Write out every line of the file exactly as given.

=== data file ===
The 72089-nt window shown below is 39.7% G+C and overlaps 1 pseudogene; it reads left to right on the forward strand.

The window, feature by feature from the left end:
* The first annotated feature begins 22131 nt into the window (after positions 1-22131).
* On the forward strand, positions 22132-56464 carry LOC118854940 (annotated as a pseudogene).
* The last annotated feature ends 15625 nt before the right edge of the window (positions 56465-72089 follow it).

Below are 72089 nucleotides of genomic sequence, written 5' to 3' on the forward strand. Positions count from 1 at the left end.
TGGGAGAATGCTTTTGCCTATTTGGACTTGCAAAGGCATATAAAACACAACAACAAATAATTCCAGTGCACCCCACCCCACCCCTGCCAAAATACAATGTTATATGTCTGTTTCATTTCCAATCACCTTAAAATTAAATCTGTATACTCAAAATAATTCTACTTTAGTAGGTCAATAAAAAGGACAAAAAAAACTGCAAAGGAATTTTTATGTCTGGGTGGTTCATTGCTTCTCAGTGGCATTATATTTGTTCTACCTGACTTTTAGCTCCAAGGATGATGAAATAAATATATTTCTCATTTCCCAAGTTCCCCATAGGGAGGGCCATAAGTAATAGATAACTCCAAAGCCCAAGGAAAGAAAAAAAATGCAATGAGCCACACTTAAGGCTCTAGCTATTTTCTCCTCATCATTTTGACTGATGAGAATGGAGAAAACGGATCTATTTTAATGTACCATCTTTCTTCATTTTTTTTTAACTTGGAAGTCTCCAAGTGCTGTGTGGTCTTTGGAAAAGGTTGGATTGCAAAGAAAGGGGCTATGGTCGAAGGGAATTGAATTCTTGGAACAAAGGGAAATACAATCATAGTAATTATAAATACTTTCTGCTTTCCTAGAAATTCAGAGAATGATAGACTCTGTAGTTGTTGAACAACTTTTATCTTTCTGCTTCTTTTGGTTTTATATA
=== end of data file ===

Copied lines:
The 72089-nt window shown below is 39.7% G+C and overlaps 1 pseudogene; it reads left to right on the forward strand.

The window, feature by feature from the left end:
* The first annotated feature begins 22131 nt into the window (after positions 1-22131).
* On the forward strand, positions 22132-56464 carry LOC118854940 (annotated as a pseudogene).
* The last annotated feature ends 15625 nt before the right edge of the window (positions 56465-72089 follow it).

Below are 72089 nucleotides of genomic sequence, written 5' to 3' on the forward strand. Positions count from 1 at the left end.
TGGGAGAATGCTTTTGCCTATTTGGACTTGCAAAGGCATATAAAACACAACAACAAATAATTCCAGTGCACCCCACCCCACCCCTGCCAAAATACAATGTTATATGTCTGTTTCATTTCCAATCACCTTAAAATTAAATCTGTATACTCAAAATAATTCTACTTTAGTAGGTCAATAAAAAGGACAAAAAAAACTGCAAAGGAATTTTTATGTCTGGGTGGTTCATTGCTTCTCAGTGGCATTATATTTGTTCTACCTGACTTTTAGCTCCAAGGATGATGAAATAAATATATTTCTCATTTCCCAAGTTCCCCATAGGGAGGGCCATAAGTAATAGATAACTCCAAAGCCCAAGGAAAGAAAAAAAATGCAATGAGCCACACTTAAGGCTCTAGCTATTTTCTCCTCATCATTTTGACTGATGAGAATGGAGAAAACGGATCTATTTTAATGTACCATCTTTCTTCATTTTTTTTTAACTTGGAAGTCTCCAAGTGCTGTGTGGTCTTTGGAAAAGGTTGGATTGCAAAGAAAGGGGCTATGGTCGAAGGGAATTGAATTCTTGGAACAAAGGGAAATACAATCATAGTAATTATAAATACTTTCTGCTTTCCTAGAAATTCAGAGAATGATAGACTCTGTAGTTGTTGAACAACTTTTATCTTTCTGCTTCTTTTGGTTTTATATA